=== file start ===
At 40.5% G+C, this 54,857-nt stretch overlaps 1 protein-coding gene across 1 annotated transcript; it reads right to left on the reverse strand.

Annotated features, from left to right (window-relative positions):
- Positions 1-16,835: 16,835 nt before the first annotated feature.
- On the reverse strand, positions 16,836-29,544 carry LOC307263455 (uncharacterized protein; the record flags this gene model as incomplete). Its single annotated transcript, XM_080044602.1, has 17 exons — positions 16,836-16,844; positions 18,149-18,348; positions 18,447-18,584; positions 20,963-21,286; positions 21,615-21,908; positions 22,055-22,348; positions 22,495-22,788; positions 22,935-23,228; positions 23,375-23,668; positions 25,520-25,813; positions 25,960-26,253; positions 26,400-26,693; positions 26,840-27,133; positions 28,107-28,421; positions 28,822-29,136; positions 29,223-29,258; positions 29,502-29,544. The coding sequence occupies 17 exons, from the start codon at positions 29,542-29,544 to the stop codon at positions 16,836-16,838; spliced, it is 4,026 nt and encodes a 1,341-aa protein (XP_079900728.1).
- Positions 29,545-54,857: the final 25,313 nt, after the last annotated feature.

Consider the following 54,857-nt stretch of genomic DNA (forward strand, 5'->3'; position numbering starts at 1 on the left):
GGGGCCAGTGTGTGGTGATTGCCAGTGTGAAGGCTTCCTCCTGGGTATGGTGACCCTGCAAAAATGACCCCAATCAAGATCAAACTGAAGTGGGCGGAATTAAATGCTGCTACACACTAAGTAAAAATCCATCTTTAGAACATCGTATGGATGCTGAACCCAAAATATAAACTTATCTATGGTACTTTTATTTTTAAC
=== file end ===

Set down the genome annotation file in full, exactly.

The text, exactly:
At 40.5% G+C, this 54,857-nt stretch overlaps 1 protein-coding gene across 1 annotated transcript; it reads right to left on the reverse strand.

Annotated features, from left to right (window-relative positions):
- Positions 1-16,835: 16,835 nt before the first annotated feature.
- On the reverse strand, positions 16,836-29,544 carry LOC307263455 (uncharacterized protein; the record flags this gene model as incomplete). Its single annotated transcript, XM_080044602.1, has 17 exons — positions 16,836-16,844; positions 18,149-18,348; positions 18,447-18,584; positions 20,963-21,286; positions 21,615-21,908; positions 22,055-22,348; positions 22,495-22,788; positions 22,935-23,228; positions 23,375-23,668; positions 25,520-25,813; positions 25,960-26,253; positions 26,400-26,693; positions 26,840-27,133; positions 28,107-28,421; positions 28,822-29,136; positions 29,223-29,258; positions 29,502-29,544. The coding sequence occupies 17 exons, from the start codon at positions 29,542-29,544 to the stop codon at positions 16,836-16,838; spliced, it is 4,026 nt and encodes a 1,341-aa protein (XP_079900728.1).
- Positions 29,545-54,857: the final 25,313 nt, after the last annotated feature.

Consider the following 54,857-nt stretch of genomic DNA (forward strand, 5'->3'; position numbering starts at 1 on the left):
GGGGCCAGTGTGTGGTGATTGCCAGTGTGAAGGCTTCCTCCTGGGTATGGTGACCCTGCAAAAATGACCCCAATCAAGATCAAACTGAAGTGGGCGGAATTAAATGCTGCTACACACTAAGTAAAAATCCATCTTTAGAACATCGTATGGATGCTGAACCCAAAATATAAACTTATCTATGGTACTTTTATTTTTAAC